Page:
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April 12, 2003
Capsules of U.S. Troops Killed in Iraq
Capsules of U.S. Troops Killed in Iraq

The Associated Press

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Some of the U.S. troops killed in the war in Iraq:

Army Sgt. 1st Class John Marshall, X, Sacramento, Calif.

In his last dispatch before the war, Sgt. 1st Class John Marshall referred to himself as an "old soldier" with a clear purpose and little luxury to debate the reason for his mission.

"It's really not an issue with me. I am not a politician or a policy maker, just an old soldier," he wrote home in an e-mail. "Any doubts on my part could get someone killed."

On Tuesday, Marshall was ambushed and killed by an Iraqi rocket-propelled grenade, the Pentagon announced Saturday. At 50, Marshall is the oldest American military casualty of the conflict in Iraq.

"It's sad," his 80-year-old mother, Odessa Marshall, said Saturday. "I was expecting to go before my kids. I didn't want to be here to see my kids go."

John Marshall was a career soldier who served stints in Korea and Germany. Most recently, he was based at Ft. Stewart in Hinesville, Ga., as part of the 3rd Battalion, 15th Infantry Regiment, 3rd Infantry Division. He lived with his wife, Denise, and had six children, ages 9 to 17.

Army Pfc. Tamario Burkett, 21, Buffalo, N.Y.

The oldest of seven children, Pfc. Tamario Burkett was a poet, an artist and a big brother who asked his mother whether God would forgive him if he had to kill someone in combat., his family said.

Burkett had been listed as missing in Iraq since last month. His mother, Brenda Wilson, said she and husband, Raymond, were told Friday night that their son was killed in action.

"Right now I thank God my son is not somewhere suffering and that I know," Brenda Wilson said. "I'm still praying for the other kids to come home."

Burkett's letters home included special notes for each of his six younger siblings, ages 1 to 18. He wrote that Katrina, 15, should stay away from boys and 18-year-old Raymond should focus on school.

His parents have said Burkett surprised them with his decision to join the Marines after talking to a recruiter at school one day. Burkett was a member of the 2nd Marine Expeditionary Brigade out of Camp Lejeune, N.C.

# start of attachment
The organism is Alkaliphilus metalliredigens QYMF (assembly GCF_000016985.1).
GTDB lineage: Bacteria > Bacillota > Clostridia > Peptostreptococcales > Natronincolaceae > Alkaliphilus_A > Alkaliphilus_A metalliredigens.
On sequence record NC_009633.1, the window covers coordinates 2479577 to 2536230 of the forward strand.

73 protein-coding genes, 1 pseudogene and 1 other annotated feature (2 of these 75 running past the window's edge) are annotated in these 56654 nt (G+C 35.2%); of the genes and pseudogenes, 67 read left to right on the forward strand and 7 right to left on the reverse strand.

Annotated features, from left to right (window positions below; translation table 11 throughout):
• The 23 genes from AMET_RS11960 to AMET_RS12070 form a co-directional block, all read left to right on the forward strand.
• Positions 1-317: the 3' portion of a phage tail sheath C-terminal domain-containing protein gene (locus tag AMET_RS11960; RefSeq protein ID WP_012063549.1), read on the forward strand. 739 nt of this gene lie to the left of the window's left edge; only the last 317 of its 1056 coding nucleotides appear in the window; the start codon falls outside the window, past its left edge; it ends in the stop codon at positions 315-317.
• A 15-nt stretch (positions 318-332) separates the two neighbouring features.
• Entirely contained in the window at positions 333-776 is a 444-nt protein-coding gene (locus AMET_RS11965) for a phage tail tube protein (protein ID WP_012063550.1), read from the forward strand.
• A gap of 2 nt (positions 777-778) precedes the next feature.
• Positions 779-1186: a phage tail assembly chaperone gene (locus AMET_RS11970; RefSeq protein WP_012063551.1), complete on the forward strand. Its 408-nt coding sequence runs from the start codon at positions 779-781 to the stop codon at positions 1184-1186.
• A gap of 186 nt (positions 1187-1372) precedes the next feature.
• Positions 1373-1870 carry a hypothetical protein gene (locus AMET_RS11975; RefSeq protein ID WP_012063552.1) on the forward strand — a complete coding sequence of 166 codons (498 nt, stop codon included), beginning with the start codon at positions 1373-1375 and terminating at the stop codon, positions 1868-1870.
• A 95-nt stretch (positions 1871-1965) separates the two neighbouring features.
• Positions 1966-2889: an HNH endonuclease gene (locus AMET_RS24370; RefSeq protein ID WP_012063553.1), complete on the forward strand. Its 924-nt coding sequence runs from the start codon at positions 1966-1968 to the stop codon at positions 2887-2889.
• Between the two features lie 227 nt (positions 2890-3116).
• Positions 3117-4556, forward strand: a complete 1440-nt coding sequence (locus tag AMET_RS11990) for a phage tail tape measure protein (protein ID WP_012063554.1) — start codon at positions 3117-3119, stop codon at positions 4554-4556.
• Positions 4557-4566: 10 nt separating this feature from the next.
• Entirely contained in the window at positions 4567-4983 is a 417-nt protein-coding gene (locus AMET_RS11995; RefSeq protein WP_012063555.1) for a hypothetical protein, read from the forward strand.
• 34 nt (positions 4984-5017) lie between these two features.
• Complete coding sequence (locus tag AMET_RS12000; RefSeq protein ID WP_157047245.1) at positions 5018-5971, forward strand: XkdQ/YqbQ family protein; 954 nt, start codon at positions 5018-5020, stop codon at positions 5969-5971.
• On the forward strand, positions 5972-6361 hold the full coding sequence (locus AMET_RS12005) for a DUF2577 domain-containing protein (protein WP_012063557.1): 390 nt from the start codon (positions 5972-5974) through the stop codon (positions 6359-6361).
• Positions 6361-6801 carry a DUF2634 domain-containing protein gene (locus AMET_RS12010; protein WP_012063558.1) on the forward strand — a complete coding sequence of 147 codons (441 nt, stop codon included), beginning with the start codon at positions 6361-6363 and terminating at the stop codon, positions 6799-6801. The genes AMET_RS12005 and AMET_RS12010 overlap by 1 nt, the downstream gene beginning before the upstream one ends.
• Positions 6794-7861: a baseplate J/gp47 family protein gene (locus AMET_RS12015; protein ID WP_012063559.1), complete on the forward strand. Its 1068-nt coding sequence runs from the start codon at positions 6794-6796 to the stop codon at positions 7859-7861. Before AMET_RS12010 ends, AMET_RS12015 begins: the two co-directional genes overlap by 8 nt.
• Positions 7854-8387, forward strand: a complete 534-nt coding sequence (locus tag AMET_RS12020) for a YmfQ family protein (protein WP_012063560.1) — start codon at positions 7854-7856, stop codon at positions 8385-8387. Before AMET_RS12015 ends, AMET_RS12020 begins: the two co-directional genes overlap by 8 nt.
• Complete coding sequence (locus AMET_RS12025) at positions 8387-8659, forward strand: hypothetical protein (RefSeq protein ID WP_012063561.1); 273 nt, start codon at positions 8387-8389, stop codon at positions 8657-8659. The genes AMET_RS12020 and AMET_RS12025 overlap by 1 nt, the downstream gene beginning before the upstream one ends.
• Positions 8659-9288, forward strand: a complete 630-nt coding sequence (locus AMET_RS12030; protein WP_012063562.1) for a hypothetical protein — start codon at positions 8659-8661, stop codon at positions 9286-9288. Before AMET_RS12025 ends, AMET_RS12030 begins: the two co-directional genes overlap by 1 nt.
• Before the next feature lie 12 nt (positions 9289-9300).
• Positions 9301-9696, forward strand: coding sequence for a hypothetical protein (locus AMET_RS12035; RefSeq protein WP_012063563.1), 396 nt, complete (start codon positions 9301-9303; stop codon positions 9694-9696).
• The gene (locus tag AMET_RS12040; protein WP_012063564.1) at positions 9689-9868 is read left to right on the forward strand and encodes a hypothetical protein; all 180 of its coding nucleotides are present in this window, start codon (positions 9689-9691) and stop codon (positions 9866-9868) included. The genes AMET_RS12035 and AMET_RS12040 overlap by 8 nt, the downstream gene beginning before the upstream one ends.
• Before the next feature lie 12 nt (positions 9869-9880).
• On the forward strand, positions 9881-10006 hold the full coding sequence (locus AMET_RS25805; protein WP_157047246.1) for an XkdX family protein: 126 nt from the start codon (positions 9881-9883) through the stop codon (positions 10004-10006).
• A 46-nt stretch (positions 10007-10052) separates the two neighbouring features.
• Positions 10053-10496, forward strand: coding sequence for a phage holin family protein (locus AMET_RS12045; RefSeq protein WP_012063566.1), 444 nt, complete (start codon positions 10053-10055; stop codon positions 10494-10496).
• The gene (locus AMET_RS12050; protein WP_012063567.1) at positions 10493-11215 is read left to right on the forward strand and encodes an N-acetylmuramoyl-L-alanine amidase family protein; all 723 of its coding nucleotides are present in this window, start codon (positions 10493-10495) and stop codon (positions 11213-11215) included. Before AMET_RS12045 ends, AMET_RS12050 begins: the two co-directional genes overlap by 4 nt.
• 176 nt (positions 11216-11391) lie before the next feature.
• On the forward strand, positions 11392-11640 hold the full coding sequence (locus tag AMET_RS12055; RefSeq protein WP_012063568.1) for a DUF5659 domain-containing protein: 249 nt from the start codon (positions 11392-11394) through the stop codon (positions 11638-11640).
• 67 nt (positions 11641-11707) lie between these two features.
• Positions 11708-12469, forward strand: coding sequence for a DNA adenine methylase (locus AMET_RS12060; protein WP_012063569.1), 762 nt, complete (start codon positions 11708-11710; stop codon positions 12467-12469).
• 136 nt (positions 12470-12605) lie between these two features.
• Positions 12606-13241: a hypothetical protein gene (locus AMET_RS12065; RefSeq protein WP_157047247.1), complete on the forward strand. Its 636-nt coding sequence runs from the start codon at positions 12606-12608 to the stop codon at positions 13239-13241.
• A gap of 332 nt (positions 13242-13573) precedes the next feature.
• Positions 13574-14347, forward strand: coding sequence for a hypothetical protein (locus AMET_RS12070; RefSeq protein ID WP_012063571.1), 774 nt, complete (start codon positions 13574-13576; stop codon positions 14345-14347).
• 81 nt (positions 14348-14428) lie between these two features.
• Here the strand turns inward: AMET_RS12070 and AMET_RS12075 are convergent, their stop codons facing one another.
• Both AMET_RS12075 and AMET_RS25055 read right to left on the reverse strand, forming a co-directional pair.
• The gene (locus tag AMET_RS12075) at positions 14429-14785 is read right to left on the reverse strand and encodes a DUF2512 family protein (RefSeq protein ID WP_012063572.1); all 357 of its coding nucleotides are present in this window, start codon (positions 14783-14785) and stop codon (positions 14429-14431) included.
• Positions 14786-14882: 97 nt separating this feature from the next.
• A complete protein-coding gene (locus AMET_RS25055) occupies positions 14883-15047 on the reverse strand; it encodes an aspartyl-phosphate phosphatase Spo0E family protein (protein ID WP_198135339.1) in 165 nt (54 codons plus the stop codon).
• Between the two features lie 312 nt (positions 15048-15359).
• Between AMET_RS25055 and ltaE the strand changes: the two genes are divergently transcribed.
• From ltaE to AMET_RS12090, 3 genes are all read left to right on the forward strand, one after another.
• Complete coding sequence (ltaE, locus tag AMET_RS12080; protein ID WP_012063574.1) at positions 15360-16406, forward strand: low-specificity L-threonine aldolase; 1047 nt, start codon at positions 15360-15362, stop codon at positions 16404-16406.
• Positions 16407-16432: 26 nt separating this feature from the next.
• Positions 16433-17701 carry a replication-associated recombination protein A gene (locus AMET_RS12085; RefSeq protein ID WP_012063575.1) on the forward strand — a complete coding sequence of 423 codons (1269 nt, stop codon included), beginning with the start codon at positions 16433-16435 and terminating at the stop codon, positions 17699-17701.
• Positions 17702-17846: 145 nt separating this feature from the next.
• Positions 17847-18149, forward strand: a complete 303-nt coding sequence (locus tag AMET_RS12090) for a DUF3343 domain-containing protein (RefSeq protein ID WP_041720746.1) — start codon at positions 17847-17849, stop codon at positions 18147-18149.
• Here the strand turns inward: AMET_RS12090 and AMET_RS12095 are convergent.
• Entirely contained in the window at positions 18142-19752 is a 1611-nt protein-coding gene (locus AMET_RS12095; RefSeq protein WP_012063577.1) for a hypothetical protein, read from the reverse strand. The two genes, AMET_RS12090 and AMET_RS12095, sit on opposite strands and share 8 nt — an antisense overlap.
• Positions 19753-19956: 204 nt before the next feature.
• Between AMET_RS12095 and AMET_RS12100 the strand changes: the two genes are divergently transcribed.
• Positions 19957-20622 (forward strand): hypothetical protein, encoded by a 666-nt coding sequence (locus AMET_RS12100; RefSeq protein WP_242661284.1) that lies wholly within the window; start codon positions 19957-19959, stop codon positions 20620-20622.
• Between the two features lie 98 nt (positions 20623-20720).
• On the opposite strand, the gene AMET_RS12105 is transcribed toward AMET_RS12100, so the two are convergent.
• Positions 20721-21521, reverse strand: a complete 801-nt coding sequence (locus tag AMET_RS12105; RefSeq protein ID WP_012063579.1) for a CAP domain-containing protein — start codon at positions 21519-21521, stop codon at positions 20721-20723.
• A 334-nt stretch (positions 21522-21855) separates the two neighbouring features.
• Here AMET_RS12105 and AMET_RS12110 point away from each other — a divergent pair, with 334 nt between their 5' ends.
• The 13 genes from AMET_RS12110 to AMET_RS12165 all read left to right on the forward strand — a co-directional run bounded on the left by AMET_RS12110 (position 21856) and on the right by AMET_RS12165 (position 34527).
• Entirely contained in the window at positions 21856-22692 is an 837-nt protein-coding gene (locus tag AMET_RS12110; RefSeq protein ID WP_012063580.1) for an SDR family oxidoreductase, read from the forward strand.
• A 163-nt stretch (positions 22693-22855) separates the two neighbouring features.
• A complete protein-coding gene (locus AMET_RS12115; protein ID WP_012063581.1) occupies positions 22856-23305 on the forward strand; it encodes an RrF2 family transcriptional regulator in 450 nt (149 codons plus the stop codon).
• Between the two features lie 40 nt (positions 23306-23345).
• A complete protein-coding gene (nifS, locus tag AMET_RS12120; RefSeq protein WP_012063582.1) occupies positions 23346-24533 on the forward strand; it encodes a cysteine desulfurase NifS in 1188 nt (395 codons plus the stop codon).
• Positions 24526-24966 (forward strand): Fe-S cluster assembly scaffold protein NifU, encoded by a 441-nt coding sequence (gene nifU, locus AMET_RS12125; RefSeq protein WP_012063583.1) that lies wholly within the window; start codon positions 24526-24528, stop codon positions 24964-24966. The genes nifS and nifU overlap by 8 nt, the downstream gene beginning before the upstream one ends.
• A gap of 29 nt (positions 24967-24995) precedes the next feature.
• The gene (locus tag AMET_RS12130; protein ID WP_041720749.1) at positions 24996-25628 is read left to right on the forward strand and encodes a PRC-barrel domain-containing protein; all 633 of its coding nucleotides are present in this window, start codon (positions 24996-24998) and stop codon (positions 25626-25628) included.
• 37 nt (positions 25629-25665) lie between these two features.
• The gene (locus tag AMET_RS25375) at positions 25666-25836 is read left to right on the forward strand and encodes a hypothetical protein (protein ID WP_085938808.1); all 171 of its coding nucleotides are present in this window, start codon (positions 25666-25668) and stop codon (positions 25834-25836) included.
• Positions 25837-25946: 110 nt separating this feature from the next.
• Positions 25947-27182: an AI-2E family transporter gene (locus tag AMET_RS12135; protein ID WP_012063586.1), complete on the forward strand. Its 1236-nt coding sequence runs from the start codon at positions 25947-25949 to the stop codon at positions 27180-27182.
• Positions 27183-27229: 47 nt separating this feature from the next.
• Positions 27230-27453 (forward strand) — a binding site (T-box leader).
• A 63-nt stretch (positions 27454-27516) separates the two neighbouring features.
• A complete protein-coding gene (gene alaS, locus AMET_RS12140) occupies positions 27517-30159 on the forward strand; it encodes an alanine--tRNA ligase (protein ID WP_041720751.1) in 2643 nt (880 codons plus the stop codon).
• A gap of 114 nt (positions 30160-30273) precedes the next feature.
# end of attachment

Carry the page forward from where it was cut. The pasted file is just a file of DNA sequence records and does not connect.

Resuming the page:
Last month, the Wilsons were told their son was missing after his unit came under attack as it was securing a bridge near Nasiriyah. Burkett's mother said the family was given no further details.

Army Staff Sgt. Terry Hemingway, 39, Willingboro, N.J.

A 19-year Army veteran who had been stationed in the Panama Canal Zone, Germany and Korea before going to Iraq, Staff Sgt. Terry Hemingway loved the challenges of the military, his family said.

Hemingway was killed Thursday when a car exploded beside the armored vehicle he was riding in, the Pentagon said.

Sheryl Tinsley, his sister-in-law, said Hemingway was deployed to the Persian Gulf region in January. He was assigned to C Company, First Battalion, 15th Infantry Regiment, based at Fort Benning, Ga.

Hemingway is survived by his wife Darlene, and their three children, Danisha, 7; Venetia, 9; and Terry Jr., 11.

Tinsley said her brother-in-law was born in South Carolina, but grew up in Trenton. He lived with his mother in Willingboro for several years before enlisting in the Army in 1981.

Sgt. Brendon Reiss, 23, Hanna, Wyo.,

Since Marine Sgt. Brendon Reiss had been missing since last month, his father said he knew what was coming when he was paid a visit Friday night from Marine Corps officers and a Navy chaplain.

"I just told them I had been expecting them," his father, Brian Reiss, 60, of Port Angeles, Wash., said Saturday.

The Department of Defense announced Saturday it had identified Reiss' remains. He had been listed as missing after disappearing near a Euphrates River bridge in Iraq last month.

The elder Reiss had been on edge since receiving one call on Tuesday that led them to conclude his son had been killed, then a subsequent call from a Marine lieutenant who said his son was still considered missing.

"He's felt like he's on a yo-yo," Reiss' wife, Carol, said Tuesday.

Brian Reiss said he was told his son was with about 12 other marines trying to secure a bridge on the outskirts of Nasiriyah in southern Iraq on March 23.

"They were ambushed by a far greater force," he said. "They had to abandon their vehicles and seek cover."

Reiss mother, Angela Reiss, of Casper, said Saturday that she's "at peace" with her son's death.

"What we feel so many other people feel too," she said.

Reiss was stationed at Camp Lejeune, N.C., with the 1st Battalion, 2nd Marine Regiment, 2nd Marine Expeditionary Brigade.

Copyright 2003 The Associated Press. All rights reserved. This material may not be published, broadcast, rewritten, or redistributed.

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